quotes, Lao Tzu, Tao Te Ching
[Chuang Tzu, Taoism, quotations]
Taoist Mysticism, quotations, Chuang Tzu

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Chuang Tzu quotations

  Some two and a half thousand years ago two enduring philosophic-religious traditions emerged in China. One of these, Confucianism, is not directed towards exploiting or exploring Mystical Wisdom the other, Taoism, is.

  Lao Tzu was one of the earlier figures of note in the Taoist tradition, his teachings are associated with a central Taoist text called the Tao Te Ching - a title which has been translated as "the Way and its Power".

 Taoism holds that those who live in full sympathy and harmony with original nature are also, inevitably and beneficially, attuned to the Way. Those who defy original nature rarely find tranquility.

 The influence and appeal of Taoism was much enhanced by the writings of one Chuang Tzu who lived some two centuries after Lao Tzu.

 The following two quotations are both drawn from the writings of Chuang Tzu. Although a range of quotations fully comparable, and complementary, to those from other World Religions could be presented here the translation we would like to use is still subject to some (restricted) copyright limitations so only two brief "placeholding" quotations from Chuang Tzu are presented.

Disdain for Material Things

 Chuang Tzu put on cotton clothes with patches in them, and arranging his girdle and tying on his shoes,
( to keep them from falling off)
went to see the prince of Wei.
"How miserable you look, Sir!" Cried the prince. "It is poverty, not misery", replied Chuang Tzu. "A man who has TAO cannot be miserable. Ragged clothes and old boots make poverty, not misery".

Chuang Tzu
Chap 20



Purity of Heart

 When Tzu Kung went south to the Ch'u State on his way back to the Chin State, he passed through Han-yin. There he saw an old man engaged in making a ditch to connect his vegetable garden with a well. He had a pitcher in his hand, with which he was bringing up water and pouring it into the ditch, great labour with very little result. "If you had a machine here," cried Tzu Kung, "in a day you could irrigate a hundred times your present area. The labour required is trifling as compared with the work done. Would you like to have one?" "What is it?" asked the gardener. "It is a contrivance made of wood," replied Tzu Kung, "Heavy behind and light in front. It draws up water as you do with your hands but in a constantly flowing stream. It is called a well sweep." Thereupon the gardener flushed up and said, " I have heard from my teacher that those who have cunning implements are cunning in their dealings and that those who are cunning in their dealings have cunning in their hearts, and that those who have cunning in their hearts cannot be pure and incorrupt, and that those who are not pure and incorrupt are restless in spirit and not fit vehicles for TAO. It is not that I do not know of these things. I should be ashamed to use them."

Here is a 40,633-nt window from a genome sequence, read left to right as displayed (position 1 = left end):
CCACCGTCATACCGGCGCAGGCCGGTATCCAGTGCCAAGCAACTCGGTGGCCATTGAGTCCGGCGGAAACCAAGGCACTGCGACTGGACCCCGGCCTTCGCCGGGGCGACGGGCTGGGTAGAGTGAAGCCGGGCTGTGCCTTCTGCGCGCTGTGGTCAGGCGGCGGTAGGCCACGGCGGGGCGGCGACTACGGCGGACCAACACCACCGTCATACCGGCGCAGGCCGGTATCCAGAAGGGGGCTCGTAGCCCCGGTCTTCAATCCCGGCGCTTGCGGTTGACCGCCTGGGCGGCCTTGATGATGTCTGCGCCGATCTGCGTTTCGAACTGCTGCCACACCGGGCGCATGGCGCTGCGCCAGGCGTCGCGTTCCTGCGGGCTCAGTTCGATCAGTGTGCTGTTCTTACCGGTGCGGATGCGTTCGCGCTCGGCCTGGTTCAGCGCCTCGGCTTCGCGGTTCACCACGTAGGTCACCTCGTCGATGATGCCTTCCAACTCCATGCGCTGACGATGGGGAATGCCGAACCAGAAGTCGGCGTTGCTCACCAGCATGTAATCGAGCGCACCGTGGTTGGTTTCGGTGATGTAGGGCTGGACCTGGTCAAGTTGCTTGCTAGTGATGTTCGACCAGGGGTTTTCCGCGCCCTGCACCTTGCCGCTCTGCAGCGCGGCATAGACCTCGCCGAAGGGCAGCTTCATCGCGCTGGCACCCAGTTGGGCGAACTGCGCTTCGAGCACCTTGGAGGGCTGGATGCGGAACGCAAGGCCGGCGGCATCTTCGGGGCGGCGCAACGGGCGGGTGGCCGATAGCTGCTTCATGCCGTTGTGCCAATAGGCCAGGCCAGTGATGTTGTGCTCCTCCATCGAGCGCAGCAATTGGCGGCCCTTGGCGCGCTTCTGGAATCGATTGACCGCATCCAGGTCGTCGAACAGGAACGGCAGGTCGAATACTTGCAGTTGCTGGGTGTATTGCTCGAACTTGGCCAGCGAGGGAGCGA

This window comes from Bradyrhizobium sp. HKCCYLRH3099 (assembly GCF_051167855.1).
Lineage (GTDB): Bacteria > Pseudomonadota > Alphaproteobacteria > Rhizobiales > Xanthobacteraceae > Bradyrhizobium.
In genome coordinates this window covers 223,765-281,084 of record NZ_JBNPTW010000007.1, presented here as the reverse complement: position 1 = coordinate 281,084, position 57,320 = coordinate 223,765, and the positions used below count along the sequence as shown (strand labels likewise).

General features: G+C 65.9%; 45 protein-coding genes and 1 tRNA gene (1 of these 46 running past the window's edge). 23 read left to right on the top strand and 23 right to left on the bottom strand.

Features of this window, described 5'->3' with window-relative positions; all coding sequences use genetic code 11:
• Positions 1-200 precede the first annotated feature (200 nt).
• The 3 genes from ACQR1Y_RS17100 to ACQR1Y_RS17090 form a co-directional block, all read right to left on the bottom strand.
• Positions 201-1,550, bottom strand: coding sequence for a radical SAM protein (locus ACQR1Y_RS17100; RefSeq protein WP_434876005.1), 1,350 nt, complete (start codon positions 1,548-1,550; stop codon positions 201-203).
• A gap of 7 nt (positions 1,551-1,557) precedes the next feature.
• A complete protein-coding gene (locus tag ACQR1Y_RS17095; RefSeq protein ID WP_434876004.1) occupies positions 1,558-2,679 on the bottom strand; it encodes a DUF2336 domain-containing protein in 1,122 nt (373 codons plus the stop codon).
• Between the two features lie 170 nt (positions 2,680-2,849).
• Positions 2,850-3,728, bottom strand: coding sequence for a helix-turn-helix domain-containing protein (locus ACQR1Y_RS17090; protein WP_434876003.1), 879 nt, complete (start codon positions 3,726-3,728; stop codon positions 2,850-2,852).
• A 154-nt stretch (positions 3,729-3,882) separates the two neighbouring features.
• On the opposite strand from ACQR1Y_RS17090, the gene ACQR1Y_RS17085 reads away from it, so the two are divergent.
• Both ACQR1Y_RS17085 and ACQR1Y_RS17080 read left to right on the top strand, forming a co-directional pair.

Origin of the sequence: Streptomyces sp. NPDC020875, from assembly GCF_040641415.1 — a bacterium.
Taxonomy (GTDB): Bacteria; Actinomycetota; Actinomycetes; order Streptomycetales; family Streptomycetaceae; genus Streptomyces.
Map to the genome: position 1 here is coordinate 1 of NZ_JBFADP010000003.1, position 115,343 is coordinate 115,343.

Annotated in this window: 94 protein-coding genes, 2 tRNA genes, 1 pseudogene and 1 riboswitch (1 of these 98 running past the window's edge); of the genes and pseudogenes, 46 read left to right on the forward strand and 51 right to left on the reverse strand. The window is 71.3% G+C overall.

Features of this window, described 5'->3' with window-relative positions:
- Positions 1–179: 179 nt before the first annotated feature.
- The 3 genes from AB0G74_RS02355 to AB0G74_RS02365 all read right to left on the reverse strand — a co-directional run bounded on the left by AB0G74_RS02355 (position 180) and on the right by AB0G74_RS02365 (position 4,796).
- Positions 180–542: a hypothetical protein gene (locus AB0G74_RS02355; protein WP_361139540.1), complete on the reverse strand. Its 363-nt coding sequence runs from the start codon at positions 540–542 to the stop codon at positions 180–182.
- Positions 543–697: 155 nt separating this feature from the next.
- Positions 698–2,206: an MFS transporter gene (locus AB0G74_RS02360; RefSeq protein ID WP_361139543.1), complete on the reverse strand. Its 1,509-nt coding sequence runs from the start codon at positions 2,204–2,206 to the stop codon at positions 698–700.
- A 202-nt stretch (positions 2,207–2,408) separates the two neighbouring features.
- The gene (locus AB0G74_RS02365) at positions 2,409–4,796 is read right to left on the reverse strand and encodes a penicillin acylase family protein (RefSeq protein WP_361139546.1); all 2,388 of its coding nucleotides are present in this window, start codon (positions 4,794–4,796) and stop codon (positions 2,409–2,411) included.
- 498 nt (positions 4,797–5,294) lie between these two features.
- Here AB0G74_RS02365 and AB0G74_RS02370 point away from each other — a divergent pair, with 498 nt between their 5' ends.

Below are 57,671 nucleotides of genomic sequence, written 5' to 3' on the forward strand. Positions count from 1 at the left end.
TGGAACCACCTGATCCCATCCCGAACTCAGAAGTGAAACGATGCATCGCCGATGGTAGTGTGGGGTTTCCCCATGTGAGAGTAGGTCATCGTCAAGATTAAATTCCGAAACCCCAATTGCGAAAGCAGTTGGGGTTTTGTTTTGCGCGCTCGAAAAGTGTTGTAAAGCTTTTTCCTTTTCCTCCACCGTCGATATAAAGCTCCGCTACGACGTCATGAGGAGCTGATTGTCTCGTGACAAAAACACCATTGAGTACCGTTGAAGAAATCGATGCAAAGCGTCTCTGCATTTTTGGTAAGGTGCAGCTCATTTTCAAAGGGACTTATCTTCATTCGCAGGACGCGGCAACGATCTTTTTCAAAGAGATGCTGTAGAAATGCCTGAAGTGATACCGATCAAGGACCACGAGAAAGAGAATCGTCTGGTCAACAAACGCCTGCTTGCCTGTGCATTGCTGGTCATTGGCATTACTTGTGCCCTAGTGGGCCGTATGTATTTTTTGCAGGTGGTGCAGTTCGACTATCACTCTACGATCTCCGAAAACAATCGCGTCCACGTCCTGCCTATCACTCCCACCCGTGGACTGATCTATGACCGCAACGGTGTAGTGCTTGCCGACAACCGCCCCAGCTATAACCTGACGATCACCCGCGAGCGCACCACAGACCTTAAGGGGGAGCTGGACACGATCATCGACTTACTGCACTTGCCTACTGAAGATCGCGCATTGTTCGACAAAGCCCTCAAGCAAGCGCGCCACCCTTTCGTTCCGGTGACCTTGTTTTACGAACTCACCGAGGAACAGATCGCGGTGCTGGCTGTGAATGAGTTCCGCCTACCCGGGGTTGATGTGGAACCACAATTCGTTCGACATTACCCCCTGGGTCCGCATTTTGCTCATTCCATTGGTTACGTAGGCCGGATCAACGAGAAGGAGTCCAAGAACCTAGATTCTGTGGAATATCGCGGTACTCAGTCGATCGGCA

Chuang Tzu
Chap 12



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Chuang Tzu